libgomp implements thread pools. Once created, a thread in the pool remains idle until it is signalled to become member of a thread team. After the team finishes its work, the thread goes into an idle loop until it is signalled again. The pool grows on demand but never shrinks. Threads are only signalled to exit at program finish.
You can read the
libgomp code that implements thread pools and teams in the 4.7.x branch here.
Pool threads are terminated like this:
libgomp registers a destructor by the name of
team_destructor(). It is called whenever the
main() function returns,
exit(3) gets called or the
libgomp library is unloaded by a call to
dlclose(3) (if previously loaded with
dlopen(3)). The destructor deletes one
pthreads key by the name of
gomp_thread_destructor, which has an associated destructor function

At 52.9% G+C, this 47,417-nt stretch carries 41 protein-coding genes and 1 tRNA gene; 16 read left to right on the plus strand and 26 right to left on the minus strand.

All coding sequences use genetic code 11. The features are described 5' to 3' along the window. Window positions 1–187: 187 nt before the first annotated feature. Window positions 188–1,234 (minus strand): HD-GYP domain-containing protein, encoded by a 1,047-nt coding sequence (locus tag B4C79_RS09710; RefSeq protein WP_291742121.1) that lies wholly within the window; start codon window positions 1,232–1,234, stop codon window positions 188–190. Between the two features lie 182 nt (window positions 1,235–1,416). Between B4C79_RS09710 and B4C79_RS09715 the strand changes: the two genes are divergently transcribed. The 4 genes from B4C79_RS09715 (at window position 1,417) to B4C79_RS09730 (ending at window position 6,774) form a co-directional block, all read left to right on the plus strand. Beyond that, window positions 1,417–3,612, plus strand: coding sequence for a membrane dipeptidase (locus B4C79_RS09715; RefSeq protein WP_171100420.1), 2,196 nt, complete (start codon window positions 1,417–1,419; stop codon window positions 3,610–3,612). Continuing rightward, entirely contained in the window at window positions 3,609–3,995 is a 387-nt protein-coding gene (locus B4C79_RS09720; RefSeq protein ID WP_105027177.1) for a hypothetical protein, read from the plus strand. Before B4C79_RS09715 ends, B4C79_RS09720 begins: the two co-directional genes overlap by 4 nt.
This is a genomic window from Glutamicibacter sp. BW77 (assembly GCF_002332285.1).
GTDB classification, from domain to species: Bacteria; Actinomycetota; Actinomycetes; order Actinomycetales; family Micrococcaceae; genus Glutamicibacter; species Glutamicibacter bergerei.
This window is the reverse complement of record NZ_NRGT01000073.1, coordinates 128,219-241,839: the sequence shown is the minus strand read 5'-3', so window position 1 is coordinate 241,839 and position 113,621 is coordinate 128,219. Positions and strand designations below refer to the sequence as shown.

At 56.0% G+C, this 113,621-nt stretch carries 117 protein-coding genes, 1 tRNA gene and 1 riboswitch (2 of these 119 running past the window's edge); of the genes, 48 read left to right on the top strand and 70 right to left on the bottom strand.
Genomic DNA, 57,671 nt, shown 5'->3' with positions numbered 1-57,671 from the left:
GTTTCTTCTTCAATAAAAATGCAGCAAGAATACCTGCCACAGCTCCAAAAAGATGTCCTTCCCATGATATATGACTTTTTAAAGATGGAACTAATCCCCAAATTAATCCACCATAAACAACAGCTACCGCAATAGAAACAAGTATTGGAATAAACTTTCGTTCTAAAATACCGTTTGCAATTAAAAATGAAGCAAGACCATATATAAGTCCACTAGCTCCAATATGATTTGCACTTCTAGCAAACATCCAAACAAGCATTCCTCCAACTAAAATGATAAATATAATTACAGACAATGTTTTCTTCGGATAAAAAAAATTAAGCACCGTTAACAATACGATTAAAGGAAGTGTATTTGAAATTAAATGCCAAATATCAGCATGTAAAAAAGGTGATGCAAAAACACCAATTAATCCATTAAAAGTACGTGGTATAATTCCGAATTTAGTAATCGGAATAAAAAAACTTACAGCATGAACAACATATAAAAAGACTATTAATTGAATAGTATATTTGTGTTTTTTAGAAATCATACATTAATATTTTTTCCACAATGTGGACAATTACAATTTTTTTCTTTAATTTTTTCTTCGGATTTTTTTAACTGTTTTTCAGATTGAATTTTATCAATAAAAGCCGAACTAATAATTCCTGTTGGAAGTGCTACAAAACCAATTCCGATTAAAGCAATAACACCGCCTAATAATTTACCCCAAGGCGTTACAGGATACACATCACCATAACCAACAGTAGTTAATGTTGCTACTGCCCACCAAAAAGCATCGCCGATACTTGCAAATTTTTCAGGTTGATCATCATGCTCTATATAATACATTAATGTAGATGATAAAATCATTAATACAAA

gomp_free_thread() triggered by the deletion.
gomp_free_thread() makes all threads in the pool execute
gomp_free_pool_helper() as their next task.
pthread_exit(3) and thus all threads in the pool cease to exist.
Here is the same process in a nice ASCII picture:
main() returns, exit() called or library unloaded
team_destructor() deletes gomp_thread_destructor
gomp_free_thread() called by pthreads on gomp_thread_destructor deletion
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gomp_free_pool_helper() gomp_free_pool_helper() ... gomp_free_pool_helper()
installed as next task installed as next task installed as next task
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pthread_exit(NULL) pthread_exit(NULL) ... pthread_exit(NULL)
Note that this only happens once at the end of the program execution and not at the end of each